Every triangle has a special circle associated with it which passes through at most nine distinct points in the triangle: the midpoint of each side (labeled p1-p3), the foot of each of the three altitudes (labeled p4-p6), and the midpoint of each segment that connects a vertex to the orthocenter (labeled p7-p9).
As long as you are comfortable with the constructions of midpoints and the orthocenter, the construction is fairly straightforward. One trick is finding the center. We know the perpendicular bisectors of chords always go through the center of the circle. So I found the center by constructing two chords of the nine-point circle (by connecting two pairs of points with line segments), and then finding the point of intersection of the perpendicular bisectors of the chords, as shown in the figure below.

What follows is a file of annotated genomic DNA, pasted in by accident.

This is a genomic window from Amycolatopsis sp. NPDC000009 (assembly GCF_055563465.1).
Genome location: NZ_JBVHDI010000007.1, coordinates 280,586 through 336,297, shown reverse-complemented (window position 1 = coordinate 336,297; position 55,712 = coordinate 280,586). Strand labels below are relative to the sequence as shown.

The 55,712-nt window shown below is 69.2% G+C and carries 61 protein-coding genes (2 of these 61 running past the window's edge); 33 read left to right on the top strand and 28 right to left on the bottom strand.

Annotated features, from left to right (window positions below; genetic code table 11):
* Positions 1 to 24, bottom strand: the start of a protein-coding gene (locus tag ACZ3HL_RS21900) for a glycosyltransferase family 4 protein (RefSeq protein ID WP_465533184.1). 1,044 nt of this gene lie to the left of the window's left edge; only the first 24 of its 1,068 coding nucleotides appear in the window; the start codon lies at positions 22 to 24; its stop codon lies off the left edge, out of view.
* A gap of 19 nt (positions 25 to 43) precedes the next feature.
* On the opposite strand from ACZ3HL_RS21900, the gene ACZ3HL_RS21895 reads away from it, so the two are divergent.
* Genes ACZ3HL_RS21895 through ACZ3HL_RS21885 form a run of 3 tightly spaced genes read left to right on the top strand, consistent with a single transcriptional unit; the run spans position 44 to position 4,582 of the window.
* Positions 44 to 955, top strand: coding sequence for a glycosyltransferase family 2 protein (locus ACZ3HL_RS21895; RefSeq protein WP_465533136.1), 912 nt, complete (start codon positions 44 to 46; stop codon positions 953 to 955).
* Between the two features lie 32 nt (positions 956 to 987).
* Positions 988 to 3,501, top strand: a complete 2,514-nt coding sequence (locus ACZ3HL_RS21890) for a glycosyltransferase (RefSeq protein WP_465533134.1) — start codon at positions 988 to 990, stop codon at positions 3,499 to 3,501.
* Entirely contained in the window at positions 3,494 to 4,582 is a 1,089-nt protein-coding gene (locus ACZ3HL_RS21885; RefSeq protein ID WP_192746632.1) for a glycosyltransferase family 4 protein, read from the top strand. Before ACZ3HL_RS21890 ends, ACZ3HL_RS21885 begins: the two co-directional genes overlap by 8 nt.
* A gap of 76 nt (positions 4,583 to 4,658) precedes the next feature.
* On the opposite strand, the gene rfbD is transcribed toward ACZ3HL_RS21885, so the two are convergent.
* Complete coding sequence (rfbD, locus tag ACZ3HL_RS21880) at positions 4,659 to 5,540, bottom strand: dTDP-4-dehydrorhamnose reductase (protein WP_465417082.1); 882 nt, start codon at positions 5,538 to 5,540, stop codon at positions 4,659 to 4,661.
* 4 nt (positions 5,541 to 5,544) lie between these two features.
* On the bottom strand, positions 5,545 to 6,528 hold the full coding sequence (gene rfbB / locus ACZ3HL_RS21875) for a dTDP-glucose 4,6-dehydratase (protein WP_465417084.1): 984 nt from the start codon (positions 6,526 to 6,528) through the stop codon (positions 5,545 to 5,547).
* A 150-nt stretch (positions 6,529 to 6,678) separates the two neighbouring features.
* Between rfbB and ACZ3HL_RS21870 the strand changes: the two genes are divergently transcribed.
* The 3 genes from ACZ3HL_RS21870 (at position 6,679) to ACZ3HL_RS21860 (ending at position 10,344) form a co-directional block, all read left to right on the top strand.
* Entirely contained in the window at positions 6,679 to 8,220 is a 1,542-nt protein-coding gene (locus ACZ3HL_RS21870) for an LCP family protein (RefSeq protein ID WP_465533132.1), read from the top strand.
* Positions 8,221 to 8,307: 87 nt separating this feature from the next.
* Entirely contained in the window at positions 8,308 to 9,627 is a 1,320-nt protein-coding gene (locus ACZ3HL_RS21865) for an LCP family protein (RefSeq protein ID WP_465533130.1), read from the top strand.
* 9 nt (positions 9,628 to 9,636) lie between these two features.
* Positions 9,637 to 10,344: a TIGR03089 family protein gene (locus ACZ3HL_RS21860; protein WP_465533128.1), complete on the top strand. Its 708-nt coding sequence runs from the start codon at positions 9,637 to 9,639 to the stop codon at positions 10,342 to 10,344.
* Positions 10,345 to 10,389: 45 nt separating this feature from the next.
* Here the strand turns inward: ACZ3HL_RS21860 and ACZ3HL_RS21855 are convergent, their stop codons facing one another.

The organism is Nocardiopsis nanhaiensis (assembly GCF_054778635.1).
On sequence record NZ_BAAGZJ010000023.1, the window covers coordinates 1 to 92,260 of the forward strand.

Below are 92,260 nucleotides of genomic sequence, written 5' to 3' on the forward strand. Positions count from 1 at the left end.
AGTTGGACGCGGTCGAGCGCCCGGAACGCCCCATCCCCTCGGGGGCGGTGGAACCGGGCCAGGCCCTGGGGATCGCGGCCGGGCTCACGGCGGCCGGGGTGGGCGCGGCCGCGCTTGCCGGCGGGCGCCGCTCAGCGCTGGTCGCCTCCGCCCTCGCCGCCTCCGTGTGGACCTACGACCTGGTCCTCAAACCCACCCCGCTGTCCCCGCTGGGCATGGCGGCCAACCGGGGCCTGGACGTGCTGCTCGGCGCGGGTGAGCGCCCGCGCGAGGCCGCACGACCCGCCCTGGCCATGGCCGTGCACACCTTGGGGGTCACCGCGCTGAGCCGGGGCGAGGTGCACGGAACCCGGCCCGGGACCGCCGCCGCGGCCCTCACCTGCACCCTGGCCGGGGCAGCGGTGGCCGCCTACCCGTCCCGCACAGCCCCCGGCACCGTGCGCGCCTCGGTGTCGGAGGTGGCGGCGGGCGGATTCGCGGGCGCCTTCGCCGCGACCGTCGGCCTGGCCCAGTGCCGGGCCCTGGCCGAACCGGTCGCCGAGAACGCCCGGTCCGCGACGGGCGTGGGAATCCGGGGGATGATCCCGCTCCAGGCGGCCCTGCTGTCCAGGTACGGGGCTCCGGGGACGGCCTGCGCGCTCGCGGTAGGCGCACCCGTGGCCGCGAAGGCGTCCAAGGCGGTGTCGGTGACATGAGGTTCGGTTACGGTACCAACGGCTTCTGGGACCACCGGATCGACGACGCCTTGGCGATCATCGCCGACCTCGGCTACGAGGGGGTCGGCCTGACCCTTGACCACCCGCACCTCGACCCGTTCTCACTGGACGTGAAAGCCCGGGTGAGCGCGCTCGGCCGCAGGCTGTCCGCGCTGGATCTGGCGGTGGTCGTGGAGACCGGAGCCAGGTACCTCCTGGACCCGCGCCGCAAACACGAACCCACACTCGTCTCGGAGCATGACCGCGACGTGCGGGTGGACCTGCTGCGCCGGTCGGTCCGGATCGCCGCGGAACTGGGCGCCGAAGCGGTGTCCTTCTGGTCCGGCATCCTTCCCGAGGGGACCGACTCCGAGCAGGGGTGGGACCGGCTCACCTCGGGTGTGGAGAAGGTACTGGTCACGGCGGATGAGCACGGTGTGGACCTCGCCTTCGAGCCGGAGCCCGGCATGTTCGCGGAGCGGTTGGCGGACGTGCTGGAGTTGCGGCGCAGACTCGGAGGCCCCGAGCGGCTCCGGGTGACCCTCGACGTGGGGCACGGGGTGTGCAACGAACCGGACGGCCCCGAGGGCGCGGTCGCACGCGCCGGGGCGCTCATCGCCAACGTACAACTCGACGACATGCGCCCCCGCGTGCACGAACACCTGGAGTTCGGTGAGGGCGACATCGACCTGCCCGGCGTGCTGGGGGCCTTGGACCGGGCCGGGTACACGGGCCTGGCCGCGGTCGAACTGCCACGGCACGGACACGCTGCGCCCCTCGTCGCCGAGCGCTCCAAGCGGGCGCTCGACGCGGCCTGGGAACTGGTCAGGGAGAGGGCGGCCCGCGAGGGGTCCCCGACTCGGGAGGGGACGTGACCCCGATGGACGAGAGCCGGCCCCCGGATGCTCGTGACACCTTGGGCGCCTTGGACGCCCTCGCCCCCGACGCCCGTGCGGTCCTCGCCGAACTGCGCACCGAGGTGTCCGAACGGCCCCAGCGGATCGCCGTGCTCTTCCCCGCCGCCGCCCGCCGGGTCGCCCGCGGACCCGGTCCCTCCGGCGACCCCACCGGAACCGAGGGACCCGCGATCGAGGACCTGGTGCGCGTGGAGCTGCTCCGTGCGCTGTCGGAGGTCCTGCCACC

[ If you would like to use a script tool in GSP that constructs a nine-point circle, open this link and go to the tools menu. Note: you must have GSP on your computer to use the link. ]
As I moved the vertices of the triangle around and watched the nine-point circle change, I started to wonder how many different numbers of distinct points are possible. For example, do the nine-points ever collapse to just eight points? Here are some of the facts I found:
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